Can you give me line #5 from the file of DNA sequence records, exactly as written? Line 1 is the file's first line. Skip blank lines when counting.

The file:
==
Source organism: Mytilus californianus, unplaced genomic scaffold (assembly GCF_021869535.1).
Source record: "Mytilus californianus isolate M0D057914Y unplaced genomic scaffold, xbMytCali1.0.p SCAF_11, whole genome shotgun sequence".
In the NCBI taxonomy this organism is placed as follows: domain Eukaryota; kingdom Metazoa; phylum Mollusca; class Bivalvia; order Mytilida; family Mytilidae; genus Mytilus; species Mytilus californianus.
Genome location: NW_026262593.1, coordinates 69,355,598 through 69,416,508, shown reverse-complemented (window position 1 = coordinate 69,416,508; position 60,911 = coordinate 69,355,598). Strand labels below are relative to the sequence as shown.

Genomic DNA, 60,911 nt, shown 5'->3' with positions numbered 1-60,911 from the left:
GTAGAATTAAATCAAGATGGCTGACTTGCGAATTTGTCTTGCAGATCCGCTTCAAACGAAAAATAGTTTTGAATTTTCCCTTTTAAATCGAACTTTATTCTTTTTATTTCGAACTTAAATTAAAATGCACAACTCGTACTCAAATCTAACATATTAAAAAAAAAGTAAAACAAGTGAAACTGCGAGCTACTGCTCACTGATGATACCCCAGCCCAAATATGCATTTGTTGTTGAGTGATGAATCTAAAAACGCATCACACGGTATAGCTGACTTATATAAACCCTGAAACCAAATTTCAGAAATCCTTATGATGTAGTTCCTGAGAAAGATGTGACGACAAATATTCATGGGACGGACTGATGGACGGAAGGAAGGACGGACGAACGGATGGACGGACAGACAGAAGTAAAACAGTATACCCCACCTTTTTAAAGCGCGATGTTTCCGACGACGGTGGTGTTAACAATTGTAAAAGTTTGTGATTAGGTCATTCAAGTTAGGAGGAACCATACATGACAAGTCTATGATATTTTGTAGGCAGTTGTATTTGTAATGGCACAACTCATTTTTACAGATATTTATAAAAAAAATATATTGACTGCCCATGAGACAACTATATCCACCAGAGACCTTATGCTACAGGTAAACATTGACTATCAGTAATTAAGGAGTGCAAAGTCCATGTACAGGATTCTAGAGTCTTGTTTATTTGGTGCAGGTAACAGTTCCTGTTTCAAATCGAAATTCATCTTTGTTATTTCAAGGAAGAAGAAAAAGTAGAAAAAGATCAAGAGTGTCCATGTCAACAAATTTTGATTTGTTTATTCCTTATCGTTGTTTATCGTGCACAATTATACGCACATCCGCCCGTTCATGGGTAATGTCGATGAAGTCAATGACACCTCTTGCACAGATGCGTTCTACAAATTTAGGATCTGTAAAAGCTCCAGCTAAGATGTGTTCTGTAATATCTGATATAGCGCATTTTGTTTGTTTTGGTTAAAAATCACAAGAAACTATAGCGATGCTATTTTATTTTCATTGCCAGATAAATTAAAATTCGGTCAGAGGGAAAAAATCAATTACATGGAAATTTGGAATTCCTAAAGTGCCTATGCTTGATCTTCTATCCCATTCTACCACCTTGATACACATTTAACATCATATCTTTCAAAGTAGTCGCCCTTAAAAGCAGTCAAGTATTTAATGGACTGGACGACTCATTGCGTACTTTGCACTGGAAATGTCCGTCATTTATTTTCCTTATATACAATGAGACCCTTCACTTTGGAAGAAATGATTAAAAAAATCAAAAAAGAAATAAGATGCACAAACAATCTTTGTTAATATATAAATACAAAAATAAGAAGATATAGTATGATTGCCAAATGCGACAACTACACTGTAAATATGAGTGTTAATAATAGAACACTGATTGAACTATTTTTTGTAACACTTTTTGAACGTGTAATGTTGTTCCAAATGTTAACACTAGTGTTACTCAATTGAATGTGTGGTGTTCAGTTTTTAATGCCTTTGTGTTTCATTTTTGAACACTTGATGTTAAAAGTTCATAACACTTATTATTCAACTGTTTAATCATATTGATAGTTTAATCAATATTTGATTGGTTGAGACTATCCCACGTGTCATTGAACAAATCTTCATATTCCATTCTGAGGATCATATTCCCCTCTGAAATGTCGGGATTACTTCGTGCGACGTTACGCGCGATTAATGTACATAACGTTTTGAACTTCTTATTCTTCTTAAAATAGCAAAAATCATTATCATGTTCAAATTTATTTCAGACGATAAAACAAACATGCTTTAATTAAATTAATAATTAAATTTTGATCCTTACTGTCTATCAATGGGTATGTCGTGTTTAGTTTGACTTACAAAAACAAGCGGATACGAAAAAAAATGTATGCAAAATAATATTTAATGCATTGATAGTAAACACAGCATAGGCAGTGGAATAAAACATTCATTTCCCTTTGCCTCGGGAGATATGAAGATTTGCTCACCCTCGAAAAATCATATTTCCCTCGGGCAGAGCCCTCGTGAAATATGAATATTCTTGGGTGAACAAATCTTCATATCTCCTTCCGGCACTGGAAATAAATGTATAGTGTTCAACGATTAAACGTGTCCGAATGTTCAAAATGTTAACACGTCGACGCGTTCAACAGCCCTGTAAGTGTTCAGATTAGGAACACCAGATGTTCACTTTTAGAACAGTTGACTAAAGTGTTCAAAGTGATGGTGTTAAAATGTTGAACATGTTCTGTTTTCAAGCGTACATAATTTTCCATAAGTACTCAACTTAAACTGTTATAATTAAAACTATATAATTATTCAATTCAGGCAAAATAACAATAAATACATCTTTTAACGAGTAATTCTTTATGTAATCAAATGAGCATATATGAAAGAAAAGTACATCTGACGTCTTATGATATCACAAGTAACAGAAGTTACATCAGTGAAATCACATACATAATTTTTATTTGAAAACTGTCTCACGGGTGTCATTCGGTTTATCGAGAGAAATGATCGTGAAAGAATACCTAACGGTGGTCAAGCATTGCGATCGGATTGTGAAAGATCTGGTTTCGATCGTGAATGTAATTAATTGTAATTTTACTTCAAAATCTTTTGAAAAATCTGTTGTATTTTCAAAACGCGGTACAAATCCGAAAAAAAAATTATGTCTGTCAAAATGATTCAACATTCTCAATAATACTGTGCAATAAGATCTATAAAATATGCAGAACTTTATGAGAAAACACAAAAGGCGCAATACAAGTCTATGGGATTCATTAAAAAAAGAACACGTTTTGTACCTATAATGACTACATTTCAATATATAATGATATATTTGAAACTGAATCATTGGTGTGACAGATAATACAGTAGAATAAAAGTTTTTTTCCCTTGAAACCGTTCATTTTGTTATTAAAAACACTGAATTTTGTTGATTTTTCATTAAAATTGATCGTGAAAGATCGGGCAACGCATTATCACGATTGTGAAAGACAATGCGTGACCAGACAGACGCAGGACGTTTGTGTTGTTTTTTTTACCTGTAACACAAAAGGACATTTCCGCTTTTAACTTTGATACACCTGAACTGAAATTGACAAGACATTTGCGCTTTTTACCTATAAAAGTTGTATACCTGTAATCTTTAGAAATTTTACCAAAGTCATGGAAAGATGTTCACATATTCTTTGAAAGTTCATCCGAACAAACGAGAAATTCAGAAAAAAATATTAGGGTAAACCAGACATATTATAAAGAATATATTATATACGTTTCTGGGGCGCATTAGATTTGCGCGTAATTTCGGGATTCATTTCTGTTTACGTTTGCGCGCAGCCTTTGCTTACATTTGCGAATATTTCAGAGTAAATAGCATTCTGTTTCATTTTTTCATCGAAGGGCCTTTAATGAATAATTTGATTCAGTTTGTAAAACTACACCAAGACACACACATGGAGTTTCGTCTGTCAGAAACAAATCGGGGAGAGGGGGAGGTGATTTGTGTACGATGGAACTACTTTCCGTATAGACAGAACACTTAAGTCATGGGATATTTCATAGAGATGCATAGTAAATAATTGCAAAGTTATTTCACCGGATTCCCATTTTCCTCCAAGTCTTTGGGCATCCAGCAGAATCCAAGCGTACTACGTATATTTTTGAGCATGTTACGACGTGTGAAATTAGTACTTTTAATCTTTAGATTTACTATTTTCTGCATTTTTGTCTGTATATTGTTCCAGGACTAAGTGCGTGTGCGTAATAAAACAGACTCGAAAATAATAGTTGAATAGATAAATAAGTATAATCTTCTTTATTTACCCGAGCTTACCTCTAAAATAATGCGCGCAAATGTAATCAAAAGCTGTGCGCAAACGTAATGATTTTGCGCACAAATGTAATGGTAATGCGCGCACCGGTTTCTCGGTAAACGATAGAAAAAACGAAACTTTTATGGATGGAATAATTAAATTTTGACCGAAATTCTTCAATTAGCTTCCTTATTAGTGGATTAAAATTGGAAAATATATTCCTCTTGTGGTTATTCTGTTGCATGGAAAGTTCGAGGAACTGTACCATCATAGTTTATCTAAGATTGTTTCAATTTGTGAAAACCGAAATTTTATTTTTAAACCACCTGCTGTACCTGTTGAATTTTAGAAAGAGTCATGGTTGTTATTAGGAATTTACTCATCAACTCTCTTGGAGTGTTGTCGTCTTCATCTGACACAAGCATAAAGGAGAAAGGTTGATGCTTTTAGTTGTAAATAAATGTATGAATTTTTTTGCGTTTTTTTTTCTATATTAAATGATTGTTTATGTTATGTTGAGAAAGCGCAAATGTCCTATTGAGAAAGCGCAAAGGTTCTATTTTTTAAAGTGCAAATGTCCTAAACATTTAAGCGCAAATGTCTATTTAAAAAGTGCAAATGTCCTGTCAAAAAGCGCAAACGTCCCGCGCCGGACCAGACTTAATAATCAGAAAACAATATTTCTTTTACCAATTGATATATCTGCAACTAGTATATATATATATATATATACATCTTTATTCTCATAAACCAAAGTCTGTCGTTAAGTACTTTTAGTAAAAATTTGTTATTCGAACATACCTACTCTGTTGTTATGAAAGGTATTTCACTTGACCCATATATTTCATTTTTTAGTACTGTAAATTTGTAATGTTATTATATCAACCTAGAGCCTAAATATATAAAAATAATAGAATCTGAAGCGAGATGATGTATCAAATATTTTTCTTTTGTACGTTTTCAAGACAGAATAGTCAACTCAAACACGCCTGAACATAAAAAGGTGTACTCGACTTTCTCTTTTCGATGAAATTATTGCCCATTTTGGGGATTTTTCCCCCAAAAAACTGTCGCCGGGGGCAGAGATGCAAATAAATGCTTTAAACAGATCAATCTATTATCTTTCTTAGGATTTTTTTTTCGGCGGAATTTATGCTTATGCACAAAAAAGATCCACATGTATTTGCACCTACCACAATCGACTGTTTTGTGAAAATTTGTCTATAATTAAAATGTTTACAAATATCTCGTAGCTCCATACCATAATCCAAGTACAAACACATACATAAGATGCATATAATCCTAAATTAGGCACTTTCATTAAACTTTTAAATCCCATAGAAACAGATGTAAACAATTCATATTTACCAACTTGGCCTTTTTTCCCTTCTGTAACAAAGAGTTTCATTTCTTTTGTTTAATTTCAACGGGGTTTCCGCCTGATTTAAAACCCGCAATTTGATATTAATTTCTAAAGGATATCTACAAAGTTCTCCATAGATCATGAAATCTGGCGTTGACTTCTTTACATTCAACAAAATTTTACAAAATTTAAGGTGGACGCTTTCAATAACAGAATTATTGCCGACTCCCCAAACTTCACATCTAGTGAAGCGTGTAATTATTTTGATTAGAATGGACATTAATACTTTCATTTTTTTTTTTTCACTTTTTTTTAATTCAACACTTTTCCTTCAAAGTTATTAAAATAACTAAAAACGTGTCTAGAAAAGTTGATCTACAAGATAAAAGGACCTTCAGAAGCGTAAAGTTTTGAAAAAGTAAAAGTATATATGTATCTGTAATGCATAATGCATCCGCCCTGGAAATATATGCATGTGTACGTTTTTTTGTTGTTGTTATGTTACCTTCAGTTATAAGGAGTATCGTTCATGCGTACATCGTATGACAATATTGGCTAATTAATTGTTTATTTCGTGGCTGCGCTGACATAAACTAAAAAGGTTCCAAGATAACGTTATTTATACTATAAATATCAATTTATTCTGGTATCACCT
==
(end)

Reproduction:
Genomic DNA, 60,911 nt, shown 5'->3' with positions numbered 1-60,911 from the left: